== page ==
THANKSGIVING MUST-HAVE: NEW-CROP PECANS
The pecans above may look small and pale, almost drab. But I’d give anything if I could offer you some to taste. A plump, deeply grooved variety called Elliott, they are rich and buttery. Sweet. They have finesse. Most importantly, they are new-crop pecans—that is, just harvested—and their fresh, pure flavor is a world apart from that of most supermarket or big-box store pecans, which may well be last year’s crop released from cold storage*.
Unless you are from the Pecan Belt, which cuts a mighty swath from Georgia to Texas and New Mexico, it may not have occurred to you that pecans even have a season. Well, they do, and it’s now. The trees are alternate-bearing, meaning they bear a heavy crop load every other year. This is an “on” year, and, in Georgia, the top pecan-producing state in the country, up to 100 million pounds will be harvested this season, a very good yield.
What’s remarkable is that 2011 is projected to deliver the most valuable pecan crop ever for the state, with the nuts bringing $3 or more per pound for growers, a historic high. Aside from the record drought that’s significantly reduced the yield in states like Texas**, what’s pushing the price increase is demand from abroad, led by (oh, who do you think?) China. In that country, pecans, which contain more antioxidants than any other nut, are cannily marketed as a “long life” nut. Filling the vacuum left by a widespread walnut shortage, they’ve become a popular snack, and in the past five years, consumption has more than doubled.
When I was young, pecans were a popular snack in our household, too, although my parents wouldn’t have given two hoots about antioxidants. To them, pecans were the reason for an early-November weekend drive down a rural highway, looking for a familiar roadside stand. It backed up against a venerable family pecan grove, and the tall, centuries-old trees cast slatted shadows on the crushed-shell parking lot.
My father would ease the car to a stop and I would jump out, confident that we would be remembered from years past. Naturally, we were. After a hug hello, I would be directed to the bins of different cultivars. I was allowed to crack open and sample each, in order to help my mother choose. She invariably selected Elliott, my favorite variety to this day. My father would gallantly perform the heavy lifting, filling the trunk of the car with burlap sacks of unshelled nuts.
These days, I’m happy to get my pecans already shelled. I just received my supply of Elliotts from Ellis Bros. Pecans, a family farm (since 1944) in Vienna, Georgia, that also grows the larger, meatier Desirable and Stuart cultivars. I know I could have ordered online, but I picked up the phone instead, just to hear a familiar accent and have a neighborly conversation about pies and cornbread dressing. Naturally, I was remembered from last year.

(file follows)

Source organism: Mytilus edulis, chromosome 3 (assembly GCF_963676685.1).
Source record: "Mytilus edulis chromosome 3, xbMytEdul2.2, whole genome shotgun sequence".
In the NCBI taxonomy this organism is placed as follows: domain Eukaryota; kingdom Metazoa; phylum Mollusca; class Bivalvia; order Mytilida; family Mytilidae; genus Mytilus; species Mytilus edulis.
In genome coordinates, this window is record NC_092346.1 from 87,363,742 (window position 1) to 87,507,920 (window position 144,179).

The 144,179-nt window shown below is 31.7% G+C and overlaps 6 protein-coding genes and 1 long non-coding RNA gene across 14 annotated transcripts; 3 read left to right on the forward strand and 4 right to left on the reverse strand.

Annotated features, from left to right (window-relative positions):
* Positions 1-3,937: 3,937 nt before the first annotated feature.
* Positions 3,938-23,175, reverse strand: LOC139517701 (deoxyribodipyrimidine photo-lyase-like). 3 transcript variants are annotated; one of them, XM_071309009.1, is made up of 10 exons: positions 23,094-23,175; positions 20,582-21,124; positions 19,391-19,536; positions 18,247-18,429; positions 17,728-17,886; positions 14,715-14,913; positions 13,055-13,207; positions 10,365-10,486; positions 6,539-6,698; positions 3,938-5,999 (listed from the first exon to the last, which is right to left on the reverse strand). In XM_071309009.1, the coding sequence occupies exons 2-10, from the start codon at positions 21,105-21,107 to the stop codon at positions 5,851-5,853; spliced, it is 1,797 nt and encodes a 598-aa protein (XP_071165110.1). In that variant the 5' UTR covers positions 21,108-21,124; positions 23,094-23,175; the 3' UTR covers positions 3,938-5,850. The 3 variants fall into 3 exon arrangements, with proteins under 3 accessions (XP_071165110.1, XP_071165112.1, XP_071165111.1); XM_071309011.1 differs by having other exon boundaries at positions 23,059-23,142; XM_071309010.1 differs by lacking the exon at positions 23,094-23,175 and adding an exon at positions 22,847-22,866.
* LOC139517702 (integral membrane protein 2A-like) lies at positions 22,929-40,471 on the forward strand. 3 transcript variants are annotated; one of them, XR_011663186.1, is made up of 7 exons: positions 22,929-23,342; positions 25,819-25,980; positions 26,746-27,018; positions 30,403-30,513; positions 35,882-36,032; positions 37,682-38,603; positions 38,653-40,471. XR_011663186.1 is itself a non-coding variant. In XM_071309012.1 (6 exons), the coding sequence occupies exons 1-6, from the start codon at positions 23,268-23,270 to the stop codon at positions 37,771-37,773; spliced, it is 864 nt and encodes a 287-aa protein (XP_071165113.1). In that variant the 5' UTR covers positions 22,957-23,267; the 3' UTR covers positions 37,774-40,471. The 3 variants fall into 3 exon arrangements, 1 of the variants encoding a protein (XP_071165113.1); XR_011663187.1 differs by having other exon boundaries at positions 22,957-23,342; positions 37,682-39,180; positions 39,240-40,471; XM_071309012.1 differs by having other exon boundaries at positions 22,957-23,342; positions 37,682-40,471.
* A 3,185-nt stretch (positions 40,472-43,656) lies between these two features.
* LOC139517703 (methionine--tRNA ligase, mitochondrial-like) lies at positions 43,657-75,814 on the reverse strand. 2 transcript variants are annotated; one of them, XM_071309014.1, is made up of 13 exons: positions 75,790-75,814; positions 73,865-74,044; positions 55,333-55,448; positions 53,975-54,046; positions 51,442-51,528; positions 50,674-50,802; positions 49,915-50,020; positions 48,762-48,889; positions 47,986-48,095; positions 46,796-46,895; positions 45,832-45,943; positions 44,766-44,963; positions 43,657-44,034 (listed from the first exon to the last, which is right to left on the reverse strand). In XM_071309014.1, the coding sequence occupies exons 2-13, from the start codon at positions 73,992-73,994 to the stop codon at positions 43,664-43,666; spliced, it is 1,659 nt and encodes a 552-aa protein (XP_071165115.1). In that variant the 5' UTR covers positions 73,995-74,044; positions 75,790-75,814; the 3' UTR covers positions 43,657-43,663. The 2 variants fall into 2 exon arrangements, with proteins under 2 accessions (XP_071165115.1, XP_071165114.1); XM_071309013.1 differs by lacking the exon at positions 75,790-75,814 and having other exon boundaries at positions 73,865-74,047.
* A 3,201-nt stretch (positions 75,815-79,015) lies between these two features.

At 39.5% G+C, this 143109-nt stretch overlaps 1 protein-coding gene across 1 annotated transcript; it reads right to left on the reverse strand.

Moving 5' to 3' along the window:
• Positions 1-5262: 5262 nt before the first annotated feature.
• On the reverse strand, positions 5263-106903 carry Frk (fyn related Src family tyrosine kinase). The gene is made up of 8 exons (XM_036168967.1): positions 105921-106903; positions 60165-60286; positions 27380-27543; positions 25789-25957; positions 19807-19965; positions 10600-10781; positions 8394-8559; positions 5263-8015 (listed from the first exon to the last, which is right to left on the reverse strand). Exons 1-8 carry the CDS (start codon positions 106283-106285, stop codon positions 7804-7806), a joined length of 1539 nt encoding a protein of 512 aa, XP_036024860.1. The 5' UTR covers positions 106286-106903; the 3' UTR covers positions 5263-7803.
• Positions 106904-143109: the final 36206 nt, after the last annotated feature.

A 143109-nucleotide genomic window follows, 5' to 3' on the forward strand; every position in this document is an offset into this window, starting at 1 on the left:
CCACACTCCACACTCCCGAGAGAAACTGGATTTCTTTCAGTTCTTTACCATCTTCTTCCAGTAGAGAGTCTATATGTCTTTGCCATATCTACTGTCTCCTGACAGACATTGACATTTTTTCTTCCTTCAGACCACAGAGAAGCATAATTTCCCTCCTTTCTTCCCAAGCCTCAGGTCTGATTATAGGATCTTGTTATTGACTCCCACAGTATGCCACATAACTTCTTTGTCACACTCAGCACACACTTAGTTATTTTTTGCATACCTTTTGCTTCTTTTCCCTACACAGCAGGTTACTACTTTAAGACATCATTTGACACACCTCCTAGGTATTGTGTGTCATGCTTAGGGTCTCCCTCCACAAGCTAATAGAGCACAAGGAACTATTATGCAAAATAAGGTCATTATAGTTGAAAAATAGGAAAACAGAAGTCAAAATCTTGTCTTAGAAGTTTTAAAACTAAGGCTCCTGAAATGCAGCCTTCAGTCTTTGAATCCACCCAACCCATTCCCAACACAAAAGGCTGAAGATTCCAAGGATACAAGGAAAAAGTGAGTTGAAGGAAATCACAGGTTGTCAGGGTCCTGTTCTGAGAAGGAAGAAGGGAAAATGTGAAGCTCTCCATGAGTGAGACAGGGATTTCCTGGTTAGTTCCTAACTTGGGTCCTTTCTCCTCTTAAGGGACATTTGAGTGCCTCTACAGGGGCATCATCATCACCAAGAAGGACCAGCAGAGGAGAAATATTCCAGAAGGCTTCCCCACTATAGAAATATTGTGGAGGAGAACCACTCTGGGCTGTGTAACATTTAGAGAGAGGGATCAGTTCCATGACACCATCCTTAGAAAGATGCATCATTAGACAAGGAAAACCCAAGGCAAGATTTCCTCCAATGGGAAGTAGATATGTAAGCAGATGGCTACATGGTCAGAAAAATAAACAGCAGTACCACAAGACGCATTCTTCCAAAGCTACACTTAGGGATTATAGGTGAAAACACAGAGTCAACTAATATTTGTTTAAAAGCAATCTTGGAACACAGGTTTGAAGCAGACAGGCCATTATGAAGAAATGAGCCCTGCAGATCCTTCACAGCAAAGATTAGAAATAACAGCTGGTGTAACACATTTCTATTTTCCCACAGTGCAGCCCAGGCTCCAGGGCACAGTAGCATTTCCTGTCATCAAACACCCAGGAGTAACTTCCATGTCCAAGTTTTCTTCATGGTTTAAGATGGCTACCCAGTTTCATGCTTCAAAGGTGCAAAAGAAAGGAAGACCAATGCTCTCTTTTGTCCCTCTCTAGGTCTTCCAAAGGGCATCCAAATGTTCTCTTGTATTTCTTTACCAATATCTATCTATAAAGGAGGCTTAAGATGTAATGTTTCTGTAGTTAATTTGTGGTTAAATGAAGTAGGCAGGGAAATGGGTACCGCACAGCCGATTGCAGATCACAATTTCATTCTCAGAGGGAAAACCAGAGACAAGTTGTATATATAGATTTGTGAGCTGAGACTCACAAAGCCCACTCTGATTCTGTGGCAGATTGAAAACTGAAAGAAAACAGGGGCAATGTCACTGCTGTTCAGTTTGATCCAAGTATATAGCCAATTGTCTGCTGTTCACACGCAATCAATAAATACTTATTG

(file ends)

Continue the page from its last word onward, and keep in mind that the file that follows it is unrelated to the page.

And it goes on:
Now, my mother made loads of pecan pies, but she was never a big fan. “They’re too sweet,” she would complain. They sure were: Her recipe, like that of every one of her friends, contained dark Karo syrup, and just typing those three little words makes my teeth ache.
I never met a pecan pie I truly loved until I encountered that made by Sharon Logan, of Salem, Virginia. Throughout much of my life, she has been in my corner and in moments of crisis, my first thought is usually, “What would Sharon do?” She is also a wonderful cook, who, for years, put satisfying meals on the table every day for a family of six (and sometimes more). Sharon got this recipe from her great friend Page Chapman, and you will discover it is simple and delicious. Made with light Karo syrup, it is sweet but not too sweet. It will never fail you.
Thanksgiving Day Pecan Pie
Adapted from Sharon Logan and Page Chapman
For this pie, I use a favorite pastry dough recipe from my Gourmet days; it is quick and easy. In the below photo, the measurements at the left are calculations for a 9-inch deep-dish pie plate, if that’s what you have; many people like the taller, richer pie that results. I prefer using a 9-inch regular pie plate or tart pan because I think the shallower proportion of custard to pecans is just right, especially when you bump up the pecans to an even cup.
1 recipe homemade pastry dough (for a 9-inch pie or tart)
½ cup confectioners sugar
2 teaspoons cornstarch
1 cup light Karo syrup
2 large eggs, lightly beaten
1½ teaspoons pure vanilla extract
¼ cup unsalted butter, melted
1 cup roughly chopped pecans
whipped cream spiked with a little bourbon or rum (if desired), for serving
1. Preheat the oven to 375°F. Roll out the pastry dough into a 13-inch round on a lightly floured work surface. Fit it into a 9-inch pie plate. Trim the edge, leaving a ½-inch overhang, and crimp the edge; refrigerate.
2. Stir the confectioners sugar and the cornstarch together in a small bowl. In a large bowl, stir together the Karo syrup, eggs, vanilla, butter, and pecans. A wooden spoon is the best tool for the job.
3. Gradually stir the sugar mixture into the pecan mixture, taking care to mash any little clumps against the side of the bowl. Stir thoroughly to combine, then pour the filling into the pie shell. Bake 35 minutes or a bit longer, depending on your oven and your pie plate (Sharon and I both use Pyrex). When done, the crust should be golden and the filling, slightly wobbly in the center. Cool the pie on a wire rack and serve warm or at room temperature with whipped cream. If you are very lucky, there will be pie left over. It is especially delicious chilled, right out of the fridge.
*Unfortunately, there’s no telling how those have been handled: Because pecans have a fat content of more than 70 percent, they turn rancid quickly if left unrefrigerated (or languishing in the sun on a loading dock) for any length of time.
**Show those Texas growers some love and buy their pecans here.